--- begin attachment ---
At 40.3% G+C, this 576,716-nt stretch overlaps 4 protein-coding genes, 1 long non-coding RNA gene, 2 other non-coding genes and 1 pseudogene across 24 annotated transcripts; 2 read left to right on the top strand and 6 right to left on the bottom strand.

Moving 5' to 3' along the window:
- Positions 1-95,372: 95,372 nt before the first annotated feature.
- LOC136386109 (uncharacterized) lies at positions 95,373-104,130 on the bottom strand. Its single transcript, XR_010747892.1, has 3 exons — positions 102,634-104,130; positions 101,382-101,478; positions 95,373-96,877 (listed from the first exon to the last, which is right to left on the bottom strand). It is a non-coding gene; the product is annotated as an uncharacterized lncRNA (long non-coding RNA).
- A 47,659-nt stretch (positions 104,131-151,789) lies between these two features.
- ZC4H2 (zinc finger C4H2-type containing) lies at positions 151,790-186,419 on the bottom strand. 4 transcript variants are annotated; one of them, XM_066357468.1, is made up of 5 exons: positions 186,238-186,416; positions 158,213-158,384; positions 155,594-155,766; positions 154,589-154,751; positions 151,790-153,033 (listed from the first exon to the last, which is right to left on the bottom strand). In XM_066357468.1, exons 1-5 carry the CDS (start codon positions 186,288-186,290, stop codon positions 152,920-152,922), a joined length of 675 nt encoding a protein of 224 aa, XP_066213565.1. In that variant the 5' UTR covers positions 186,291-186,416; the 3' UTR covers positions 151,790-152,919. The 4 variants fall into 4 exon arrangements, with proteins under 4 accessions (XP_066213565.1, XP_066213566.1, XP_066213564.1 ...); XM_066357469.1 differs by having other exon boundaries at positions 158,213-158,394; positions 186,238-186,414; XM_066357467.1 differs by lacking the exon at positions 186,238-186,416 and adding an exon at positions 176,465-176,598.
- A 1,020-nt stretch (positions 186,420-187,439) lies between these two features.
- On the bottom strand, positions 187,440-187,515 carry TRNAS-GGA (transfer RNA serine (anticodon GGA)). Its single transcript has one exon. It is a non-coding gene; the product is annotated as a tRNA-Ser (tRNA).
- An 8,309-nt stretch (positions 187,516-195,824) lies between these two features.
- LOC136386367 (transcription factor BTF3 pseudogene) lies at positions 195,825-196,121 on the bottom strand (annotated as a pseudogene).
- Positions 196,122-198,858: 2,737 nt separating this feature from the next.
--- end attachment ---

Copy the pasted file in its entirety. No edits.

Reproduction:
At 40.3% G+C, this 576,716-nt stretch overlaps 4 protein-coding genes, 1 long non-coding RNA gene, 2 other non-coding genes and 1 pseudogene across 24 annotated transcripts; 2 read left to right on the top strand and 6 right to left on the bottom strand.

Moving 5' to 3' along the window:
- Positions 1-95,372: 95,372 nt before the first annotated feature.
- LOC136386109 (uncharacterized) lies at positions 95,373-104,130 on the bottom strand. Its single transcript, XR_010747892.1, has 3 exons — positions 102,634-104,130; positions 101,382-101,478; positions 95,373-96,877 (listed from the first exon to the last, which is right to left on the bottom strand). It is a non-coding gene; the product is annotated as an uncharacterized lncRNA (long non-coding RNA).
- A 47,659-nt stretch (positions 104,131-151,789) lies between these two features.
- ZC4H2 (zinc finger C4H2-type containing) lies at positions 151,790-186,419 on the bottom strand. 4 transcript variants are annotated; one of them, XM_066357468.1, is made up of 5 exons: positions 186,238-186,416; positions 158,213-158,384; positions 155,594-155,766; positions 154,589-154,751; positions 151,790-153,033 (listed from the first exon to the last, which is right to left on the bottom strand). In XM_066357468.1, exons 1-5 carry the CDS (start codon positions 186,288-186,290, stop codon positions 152,920-152,922), a joined length of 675 nt encoding a protein of 224 aa, XP_066213565.1. In that variant the 5' UTR covers positions 186,291-186,416; the 3' UTR covers positions 151,790-152,919. The 4 variants fall into 4 exon arrangements, with proteins under 4 accessions (XP_066213565.1, XP_066213566.1, XP_066213564.1 ...); XM_066357469.1 differs by having other exon boundaries at positions 158,213-158,394; positions 186,238-186,414; XM_066357467.1 differs by lacking the exon at positions 186,238-186,416 and adding an exon at positions 176,465-176,598.
- A 1,020-nt stretch (positions 186,420-187,439) lies between these two features.
- On the bottom strand, positions 187,440-187,515 carry TRNAS-GGA (transfer RNA serine (anticodon GGA)). Its single transcript has one exon. It is a non-coding gene; the product is annotated as a tRNA-Ser (tRNA).
- An 8,309-nt stretch (positions 187,516-195,824) lies between these two features.
- LOC136386367 (transcription factor BTF3 pseudogene) lies at positions 195,825-196,121 on the bottom strand (annotated as a pseudogene).
- Positions 196,122-198,858: 2,737 nt separating this feature from the next.